Talks open today in Paris between Russian government officials and representatives of Western creditor nations known as the Paris Club. They are to discuss the rescheduling of Russia’s foreign debt to Western governments, estimated at around $40 billion. The bulk of the debt dates from the Soviet period. An agreement is expected to be signed on Friday or Saturday in Paris. So far, Russia has reached a series of short-term, stop-gap agreements with the Paris Club; now it is eager to conclude a long-term agreement to settle the issue once and for all. Last year, Russia reached agreement on rescheduling its $25.5 billion debt to the London Club of creditor banks. According to Reuters, the Paris Club is ready to allow Russia up to twenty years to pay its debts, compared with the London Club’s 25 years, and to give Russia six grace years before repayment starts, compared with the London Club’s seven years. This would mean that Russian redemption payments to both the Paris and the London Clubs would start in the same year, 2002.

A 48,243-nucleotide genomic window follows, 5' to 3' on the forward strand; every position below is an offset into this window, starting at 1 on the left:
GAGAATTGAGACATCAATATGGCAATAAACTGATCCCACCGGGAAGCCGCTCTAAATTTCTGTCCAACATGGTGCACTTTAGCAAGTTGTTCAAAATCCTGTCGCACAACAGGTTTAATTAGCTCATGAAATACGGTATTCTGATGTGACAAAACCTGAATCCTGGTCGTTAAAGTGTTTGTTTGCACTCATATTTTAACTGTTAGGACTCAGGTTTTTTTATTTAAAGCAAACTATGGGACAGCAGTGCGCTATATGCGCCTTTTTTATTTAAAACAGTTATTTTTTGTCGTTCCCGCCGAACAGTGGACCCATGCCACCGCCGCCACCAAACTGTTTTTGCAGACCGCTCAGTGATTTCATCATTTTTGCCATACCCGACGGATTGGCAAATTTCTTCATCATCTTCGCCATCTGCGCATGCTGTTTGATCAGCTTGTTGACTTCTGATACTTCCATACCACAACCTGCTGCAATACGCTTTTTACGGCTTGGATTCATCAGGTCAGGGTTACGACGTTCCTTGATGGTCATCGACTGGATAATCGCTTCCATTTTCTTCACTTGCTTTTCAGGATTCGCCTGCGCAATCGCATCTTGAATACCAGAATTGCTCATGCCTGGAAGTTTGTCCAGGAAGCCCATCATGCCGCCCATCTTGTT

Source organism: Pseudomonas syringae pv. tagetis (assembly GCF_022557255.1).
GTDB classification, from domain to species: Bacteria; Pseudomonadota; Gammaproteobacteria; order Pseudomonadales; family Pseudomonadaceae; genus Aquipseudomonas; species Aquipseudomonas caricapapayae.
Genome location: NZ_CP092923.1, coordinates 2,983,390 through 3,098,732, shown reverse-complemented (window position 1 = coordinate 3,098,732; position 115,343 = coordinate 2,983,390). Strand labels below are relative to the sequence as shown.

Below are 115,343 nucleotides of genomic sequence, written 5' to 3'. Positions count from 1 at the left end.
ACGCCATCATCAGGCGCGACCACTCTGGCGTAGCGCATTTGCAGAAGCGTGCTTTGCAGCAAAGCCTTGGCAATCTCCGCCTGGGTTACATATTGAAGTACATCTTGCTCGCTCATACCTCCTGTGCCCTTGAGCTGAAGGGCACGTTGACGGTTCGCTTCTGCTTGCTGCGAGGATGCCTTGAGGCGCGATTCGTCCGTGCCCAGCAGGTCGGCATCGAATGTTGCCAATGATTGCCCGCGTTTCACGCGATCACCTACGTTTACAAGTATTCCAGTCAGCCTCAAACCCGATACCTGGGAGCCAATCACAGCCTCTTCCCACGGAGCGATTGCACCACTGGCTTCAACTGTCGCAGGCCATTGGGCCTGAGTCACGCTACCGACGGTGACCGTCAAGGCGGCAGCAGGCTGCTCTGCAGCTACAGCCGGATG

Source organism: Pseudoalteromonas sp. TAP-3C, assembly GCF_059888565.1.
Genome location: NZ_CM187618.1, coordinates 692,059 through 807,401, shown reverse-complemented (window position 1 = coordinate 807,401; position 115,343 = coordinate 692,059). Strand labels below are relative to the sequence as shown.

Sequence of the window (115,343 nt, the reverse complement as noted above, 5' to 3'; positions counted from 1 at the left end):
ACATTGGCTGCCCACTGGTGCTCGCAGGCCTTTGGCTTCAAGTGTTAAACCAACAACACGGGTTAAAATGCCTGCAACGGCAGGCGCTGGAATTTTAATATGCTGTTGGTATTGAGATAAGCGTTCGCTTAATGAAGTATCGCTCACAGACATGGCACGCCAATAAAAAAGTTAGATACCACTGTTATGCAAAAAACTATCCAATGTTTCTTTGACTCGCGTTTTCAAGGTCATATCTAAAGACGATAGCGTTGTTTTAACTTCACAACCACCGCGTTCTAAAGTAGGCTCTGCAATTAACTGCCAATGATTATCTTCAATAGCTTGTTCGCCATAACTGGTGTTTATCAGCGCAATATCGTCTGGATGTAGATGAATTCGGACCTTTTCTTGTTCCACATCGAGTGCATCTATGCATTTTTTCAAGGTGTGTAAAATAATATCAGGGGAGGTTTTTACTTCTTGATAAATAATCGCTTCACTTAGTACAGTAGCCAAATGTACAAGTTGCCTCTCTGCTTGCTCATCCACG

The Paris Club’s willingness to be generous to Russia is not only a sign of confidence in the progress of Russian economic reform, but is also motivated by the approach of the Russian presidential elections, now less than two months away. Western governments have made no secret of their hope that incumbent President Boris Yeltsin will be reelected on June 16, and are prepared to do anything they can to ease his financial burdens in the hope of boosting his position in the eyes of the electorate. (Interfax, April 19; Reuters, April 24; BBC World Service, April 25)
Russian Presidential Campaign Update.